There aren't too many roles in which I find Cary Grant disagreeable, but this is one of them. Of course, since it's Cary Grant, I stayed vexed only so long before he eventually won me over with his dang charm. He plays a harried father who tries hard to care for his three unhappy children, only, he's appallingly rusty when it comes to parenting. See, he'd been neglectful of his young brood, so work-obssessed he'd allowed the ex-wife to be the primary custodian. When the ex passes away, Tom Winters chooses to take responsibility for his two boys and little girl, never mind that they'd rather stay with their grandparents. He whisks them away, anyway.
The plot synopsis to Houseboat goes like so: "A lawyer with three children lives on a houseboat with an Italian symphony conductor's daughter as his maid." No, Mr. Winters never intended for them to inhabit a creaky houseboat. It just worked out that way. Initially, he sets himself and the kids up in a cramped apartment in Washington, DC. Of course, the kids detest their new digs.
Sophia Loren plays 22-year-old Cinzia Zaccardi, feisty socialite and spoiled daughter of a celebrated symphony conductor. Cinzia can't cook or wash or sew or dust. She is, instead, posh and cultured, having attended the best schools in Switzerland. Cinzia has accompanied her father (Eduardo Ciannelli) for his orchestra's American tour. But she's fed up with being on display all the time, having to behave all the time. She's bored out of her gourd and restless. One evening, during the Washington, D.C. leg of the tour, she slips away into the night seeking to experience proper American nightlife. She creeps into a rowboat and promptly bumps into a runaway child and his harmonica.
You can't blame the kid for being smitten. He follows Cinzia to a street carnival, and she's swell enough of a dame that she dances with the little fella. And, a bit later, she even takes him home to his worried father. Who, you guessed it, is Tom Winters.
It's a long-about way of telling you how Cinzia met Mr. Winters. Note that, at this stage, Cinzia looks far from kempt, what with having reveled and cavorted most of the evening. So maybe you shouldn't condemn the man for thinking she's this poor immigrant girl, especially since she spins a yarn about being a G.I. bride, well, almost a G.I. bride, except the G.I. didn't marry her and so she had to go look for work... What with his youngest having taken a shine to her, what else can Mr. Winters, who tops his children's sh-- list, do but offer her a job as a live-in housekeeper?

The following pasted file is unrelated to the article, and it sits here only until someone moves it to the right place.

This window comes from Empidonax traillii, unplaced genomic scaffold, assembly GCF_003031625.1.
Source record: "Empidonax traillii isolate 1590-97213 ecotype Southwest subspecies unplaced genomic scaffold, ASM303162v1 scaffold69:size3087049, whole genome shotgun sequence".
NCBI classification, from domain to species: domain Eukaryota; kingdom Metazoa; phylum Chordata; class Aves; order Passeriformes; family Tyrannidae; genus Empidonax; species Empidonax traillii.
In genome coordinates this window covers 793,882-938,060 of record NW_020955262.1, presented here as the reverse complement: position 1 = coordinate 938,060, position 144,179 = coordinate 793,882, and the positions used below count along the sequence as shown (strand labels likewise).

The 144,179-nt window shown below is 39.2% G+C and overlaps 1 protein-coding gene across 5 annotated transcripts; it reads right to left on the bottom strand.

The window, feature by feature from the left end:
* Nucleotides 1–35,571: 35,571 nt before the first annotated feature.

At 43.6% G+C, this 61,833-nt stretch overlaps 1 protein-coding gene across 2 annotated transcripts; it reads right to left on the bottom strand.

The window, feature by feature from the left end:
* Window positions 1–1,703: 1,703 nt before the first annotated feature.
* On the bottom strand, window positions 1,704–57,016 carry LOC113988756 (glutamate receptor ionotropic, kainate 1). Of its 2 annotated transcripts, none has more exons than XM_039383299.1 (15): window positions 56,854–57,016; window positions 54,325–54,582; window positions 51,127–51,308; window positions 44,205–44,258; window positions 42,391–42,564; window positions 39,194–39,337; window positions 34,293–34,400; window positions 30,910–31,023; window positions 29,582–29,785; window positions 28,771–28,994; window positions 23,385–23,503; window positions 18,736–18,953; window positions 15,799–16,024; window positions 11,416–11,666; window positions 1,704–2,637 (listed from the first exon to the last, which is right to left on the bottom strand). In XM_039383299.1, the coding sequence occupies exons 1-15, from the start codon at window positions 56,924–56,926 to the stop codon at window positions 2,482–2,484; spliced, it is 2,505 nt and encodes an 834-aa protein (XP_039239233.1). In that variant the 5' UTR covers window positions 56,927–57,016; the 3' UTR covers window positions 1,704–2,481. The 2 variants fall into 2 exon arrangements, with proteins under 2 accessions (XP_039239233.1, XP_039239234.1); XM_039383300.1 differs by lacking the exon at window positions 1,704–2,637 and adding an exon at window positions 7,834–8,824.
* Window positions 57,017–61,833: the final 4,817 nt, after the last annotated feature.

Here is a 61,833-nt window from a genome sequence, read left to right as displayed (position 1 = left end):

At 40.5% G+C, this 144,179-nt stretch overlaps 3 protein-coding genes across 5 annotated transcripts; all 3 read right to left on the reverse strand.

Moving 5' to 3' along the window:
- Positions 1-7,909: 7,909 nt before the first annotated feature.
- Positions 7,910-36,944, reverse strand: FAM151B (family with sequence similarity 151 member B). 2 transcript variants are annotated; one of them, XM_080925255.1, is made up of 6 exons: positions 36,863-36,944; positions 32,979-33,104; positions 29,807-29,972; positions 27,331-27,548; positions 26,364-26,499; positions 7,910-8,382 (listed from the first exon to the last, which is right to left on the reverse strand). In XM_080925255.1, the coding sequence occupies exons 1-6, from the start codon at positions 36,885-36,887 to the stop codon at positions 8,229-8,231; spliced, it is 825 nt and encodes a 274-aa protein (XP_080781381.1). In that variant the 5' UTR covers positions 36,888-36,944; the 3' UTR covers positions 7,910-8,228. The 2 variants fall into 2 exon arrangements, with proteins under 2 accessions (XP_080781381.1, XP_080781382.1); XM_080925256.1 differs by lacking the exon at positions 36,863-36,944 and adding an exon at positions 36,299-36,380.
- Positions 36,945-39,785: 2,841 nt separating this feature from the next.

And then this and that happens - much of it amusing - and they all end up living on a creaky houseboat.
So, the kids. The oldest, 13-year-old David, is a surly, aspiring kleptomaniac. The daughter is frightened of storms and, as it turns out, only wants for her father to comfort her and reassure her. The youngest, as you know, is a runaway.
1958's Houseboat was a huge success despite the crazy behind-the-scenes soap opera stuff going on. Reportedly, Cary Grant was mightily crushing on Sophia Loren, but his romantic advances were met with a resounding "meh" from Loren (who was already involved with another older gent). Further fueling the melodrama, this was supposed to be the third vehicle to co-star Grant and his then wife Betsy Drake (who also wrote the screenplay), except Grant supposedly finagled to replace her with Loren. To compound the insult, Betsy's screenplay was almost entirely retooled by screenwriters Melville Shavelson (who also directed) and Jack Rose, and Betsy got no writing credit. Moreoever, the new script received an Oscar nod for Best Original Story and Screenplay. I feel ya, Betsy.
Onscreen, Grant and Loren generate fantastic chemistry. Yes, Grant spends much of the movie being this oblivious, distracted dad, but his comic timing remains impeccable, and I just couldn't stay grouchy at him, never mind that I knew where the kids were coming from. The revelation to me was Loren's superb knack for comedy. I'd never seen her so accessible without sacrificing her va-va-voomness, her image of the earthy sex goddess. Each time I watch this movie, I fall in love with her all over again as she croons the fabulous "Almost In Your Arms," but in Italian. It's a song that got the Oscar nod, as well, for Best Original Song. But at least Betsy Drake didn't write it.